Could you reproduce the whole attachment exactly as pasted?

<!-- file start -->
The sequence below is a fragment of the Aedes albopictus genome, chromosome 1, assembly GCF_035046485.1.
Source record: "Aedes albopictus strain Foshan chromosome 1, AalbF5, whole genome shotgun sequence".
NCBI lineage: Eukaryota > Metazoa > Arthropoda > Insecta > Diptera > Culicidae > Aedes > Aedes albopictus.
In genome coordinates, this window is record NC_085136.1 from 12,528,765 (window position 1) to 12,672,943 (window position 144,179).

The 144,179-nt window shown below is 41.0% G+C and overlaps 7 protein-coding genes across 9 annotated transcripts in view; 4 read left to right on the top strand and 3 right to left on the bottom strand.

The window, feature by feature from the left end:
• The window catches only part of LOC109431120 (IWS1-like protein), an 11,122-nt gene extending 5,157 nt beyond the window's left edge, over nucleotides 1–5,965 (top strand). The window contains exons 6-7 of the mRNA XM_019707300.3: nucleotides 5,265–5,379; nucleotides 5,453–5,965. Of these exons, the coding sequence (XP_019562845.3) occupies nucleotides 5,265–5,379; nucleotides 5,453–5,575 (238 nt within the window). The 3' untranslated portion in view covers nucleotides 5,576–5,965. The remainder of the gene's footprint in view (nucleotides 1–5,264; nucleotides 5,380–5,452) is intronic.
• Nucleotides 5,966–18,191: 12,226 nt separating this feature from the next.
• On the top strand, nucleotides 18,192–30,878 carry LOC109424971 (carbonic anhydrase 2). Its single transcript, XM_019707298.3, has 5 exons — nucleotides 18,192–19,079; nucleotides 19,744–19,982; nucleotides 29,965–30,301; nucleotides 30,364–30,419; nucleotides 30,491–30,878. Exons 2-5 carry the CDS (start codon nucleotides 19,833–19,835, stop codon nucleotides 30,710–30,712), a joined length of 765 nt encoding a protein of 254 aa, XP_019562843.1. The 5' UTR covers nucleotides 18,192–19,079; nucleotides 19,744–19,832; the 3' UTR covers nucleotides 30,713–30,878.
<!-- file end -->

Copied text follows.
The sequence below is a fragment of the Aedes albopictus genome, chromosome 1, assembly GCF_035046485.1.
Source record: "Aedes albopictus strain Foshan chromosome 1, AalbF5, whole genome shotgun sequence".
NCBI lineage: Eukaryota > Metazoa > Arthropoda > Insecta > Diptera > Culicidae > Aedes > Aedes albopictus.
In genome coordinates, this window is record NC_085136.1 from 12,528,765 (window position 1) to 12,672,943 (window position 144,179).

The 144,179-nt window shown below is 41.0% G+C and overlaps 7 protein-coding genes across 9 annotated transcripts in view; 4 read left to right on the top strand and 3 right to left on the bottom strand.

The window, feature by feature from the left end:
• The window catches only part of LOC109431120 (IWS1-like protein), an 11,122-nt gene extending 5,157 nt beyond the window's left edge, over nucleotides 1–5,965 (top strand). The window contains exons 6-7 of the mRNA XM_019707300.3: nucleotides 5,265–5,379; nucleotides 5,453–5,965. Of these exons, the coding sequence (XP_019562845.3) occupies nucleotides 5,265–5,379; nucleotides 5,453–5,575 (238 nt within the window). The 3' untranslated portion in view covers nucleotides 5,576–5,965. The remainder of the gene's footprint in view (nucleotides 1–5,264; nucleotides 5,380–5,452) is intronic.
• Nucleotides 5,966–18,191: 12,226 nt separating this feature from the next.
• On the top strand, nucleotides 18,192–30,878 carry LOC109424971 (carbonic anhydrase 2). Its single transcript, XM_019707298.3, has 5 exons — nucleotides 18,192–19,079; nucleotides 19,744–19,982; nucleotides 29,965–30,301; nucleotides 30,364–30,419; nucleotides 30,491–30,878. Exons 2-5 carry the CDS (start codon nucleotides 19,833–19,835, stop codon nucleotides 30,710–30,712), a joined length of 765 nt encoding a protein of 254 aa, XP_019562843.1. The 5' UTR covers nucleotides 18,192–19,079; nucleotides 19,744–19,832; the 3' UTR covers nucleotides 30,713–30,878.